The South African Medical Technology Industry Association (SAMED) condemns all inappropriate and unethical business and marketing practices relating to medical technology regardless of when they happen.

SAMED was reacting to reported allegations of unlawful procurement of personal protective equipment (PPE), sanitisers and other items essential to the national COVID-19 response.

While the procurement of these and other medical products is currently in focus, SAMED continually advocates about the crucial role procurement plays in achieving positive health outcomes and how it can enhance – or undermine – the functioning of the health system.

SAMED advises government, and other public and private health sector policy makers on solutions to make procurement more effective, transparent and protected from corruption.

SAMED calls for public vigilance and welcomes utmost transparency in order to mitigate the risks of potential collusion between organisations and individuals in the public and private sectors as this would allow for the exploitation of a national emergency for wrongful gain.

“Since the outset of the COVID-19 pandemic, we have continually informed the medical technology sector about national COVID-19 policies and called on suppliers – and everyone they work with – to respect the legislation and policies in spirit and follow them in practice,” says Tanya Vogt, SAMED Executive Officer.

Vogt says that, as the country and the healthcare system experience severe strain due to the pandemic, SAMED’s members should lead by example and refuse to be part of improper or corrupt practices including profiteering and collusion for inappropriate gain in any form. “Only in this way can we ensure that South Africa has a sustainable medical technology industry that improves health outcomes and patients’ lives.”

SAMED membership spans local manufacturing and distributing SMEs and large multinational companies. The association is dedicated to channelling their collective expertise and ability to supply quality medical products in a manner that benefits patients and the healthcare system and contributes to national socio-economic advances.

“A functioning, responsible and sustainable South African medical technology industry is essential for a quality, patient-centric health service. On behalf of SAMED, I wish to express SAMED’s commitment to support internal and external interventions that promote good governance and optimal patient care – including investigations,” says Vogt.

SAMED implements and supports different check-and-balance mechanisms for ethical business and procurement of medical supplies, including the Medical Device Code as an industry self-regulation mechanism, a dedicated independently managed whistle-blowing hotline and the Presidential Health Sector Anti-Corruption Forum.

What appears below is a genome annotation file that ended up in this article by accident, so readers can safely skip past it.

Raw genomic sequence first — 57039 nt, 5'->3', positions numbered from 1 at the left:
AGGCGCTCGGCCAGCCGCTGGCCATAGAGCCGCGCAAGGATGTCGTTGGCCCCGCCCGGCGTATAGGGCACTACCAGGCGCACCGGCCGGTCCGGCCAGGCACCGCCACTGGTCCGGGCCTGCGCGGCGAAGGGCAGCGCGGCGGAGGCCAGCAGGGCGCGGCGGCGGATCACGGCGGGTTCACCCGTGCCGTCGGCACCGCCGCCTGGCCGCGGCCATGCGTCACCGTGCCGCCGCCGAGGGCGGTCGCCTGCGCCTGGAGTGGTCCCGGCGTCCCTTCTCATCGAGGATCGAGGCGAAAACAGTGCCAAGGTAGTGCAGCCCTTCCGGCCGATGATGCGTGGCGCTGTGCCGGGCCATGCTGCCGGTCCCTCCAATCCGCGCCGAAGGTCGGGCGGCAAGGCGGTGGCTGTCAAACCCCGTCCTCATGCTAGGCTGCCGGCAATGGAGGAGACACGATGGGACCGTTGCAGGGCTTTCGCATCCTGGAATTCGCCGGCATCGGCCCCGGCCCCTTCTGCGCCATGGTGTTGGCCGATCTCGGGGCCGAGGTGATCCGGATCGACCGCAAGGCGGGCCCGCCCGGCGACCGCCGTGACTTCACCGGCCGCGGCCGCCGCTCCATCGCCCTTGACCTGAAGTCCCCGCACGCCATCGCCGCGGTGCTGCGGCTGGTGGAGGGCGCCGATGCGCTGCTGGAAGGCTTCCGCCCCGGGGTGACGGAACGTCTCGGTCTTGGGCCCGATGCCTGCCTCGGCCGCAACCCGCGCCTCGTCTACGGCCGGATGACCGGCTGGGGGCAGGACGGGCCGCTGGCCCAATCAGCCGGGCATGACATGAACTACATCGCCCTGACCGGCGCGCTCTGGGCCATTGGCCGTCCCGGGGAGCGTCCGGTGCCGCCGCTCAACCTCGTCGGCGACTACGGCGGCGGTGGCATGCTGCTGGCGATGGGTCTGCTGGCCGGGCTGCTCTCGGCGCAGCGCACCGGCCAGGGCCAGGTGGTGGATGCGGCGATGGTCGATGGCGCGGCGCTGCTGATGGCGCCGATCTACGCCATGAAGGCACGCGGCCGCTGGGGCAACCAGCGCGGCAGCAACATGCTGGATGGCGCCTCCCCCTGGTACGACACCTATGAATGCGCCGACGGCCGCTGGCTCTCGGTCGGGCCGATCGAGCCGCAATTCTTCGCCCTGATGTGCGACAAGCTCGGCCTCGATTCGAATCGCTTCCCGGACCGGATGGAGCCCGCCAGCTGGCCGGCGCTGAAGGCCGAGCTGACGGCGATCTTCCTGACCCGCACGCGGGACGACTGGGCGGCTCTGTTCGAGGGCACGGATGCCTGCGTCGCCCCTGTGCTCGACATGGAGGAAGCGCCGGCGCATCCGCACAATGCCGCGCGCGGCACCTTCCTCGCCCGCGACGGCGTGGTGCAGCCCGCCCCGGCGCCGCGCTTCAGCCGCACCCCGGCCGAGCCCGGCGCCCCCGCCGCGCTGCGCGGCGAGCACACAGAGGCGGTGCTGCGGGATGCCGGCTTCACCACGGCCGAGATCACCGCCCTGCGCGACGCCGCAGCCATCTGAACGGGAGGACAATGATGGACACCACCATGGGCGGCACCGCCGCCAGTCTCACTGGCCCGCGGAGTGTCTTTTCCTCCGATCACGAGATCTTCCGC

“All SAMED members subscribe to the Medical Device Code, which allows for industry-led introspection and sanction and for external surveillance and participation in honest and appropriate use of medical products.

“In addition, SAMED supports all efforts and initiatives aimed at ensuring appropriate oversight of the entire supply chain process including marketing, tendering, delivery, training and use of quality medical technology products.

“SAMED’s recent engagements with Business for South Africa have focused on advocating for highest levels of transparency in processes related to the procurement of COVID-19 supplies through the Solidarity Fund in order to eliminate potential corruption.

“We must think beyond the current COVID-19 pandemic and strive for procurement systems that move away from a narrow, price-based models to value/outcome-based solutions,” says Vogt.

Holistic procurement evaluation criteria – especially as South Africa gets closer to more centralised purchasing as envisaged by the National Health Insurance – need to consider outcomes and life-cycle costs of the delivery of goods and services.

In the future, purchase of equipment and devices has to embrace “value for money” and “life-cycle costs” principles. These include calculations of patient/consumer outcomes and benefits of a service as well as the cost of installation, training, maintenance, depreciation and decommissioning of medical products. SAMED’s interactions with policy makers have therefore argued for the adoption of the most economically advantageous tender (MEAT) system.

“While it is painful to realise the violations of public interest as a result of the crisis we’re experiencing, it is also an opportunity for resolute action that leads to sanction and punishment where warranted while bringing accountability, transparency and honesty to our public services – including the health service,” concludes Vogt.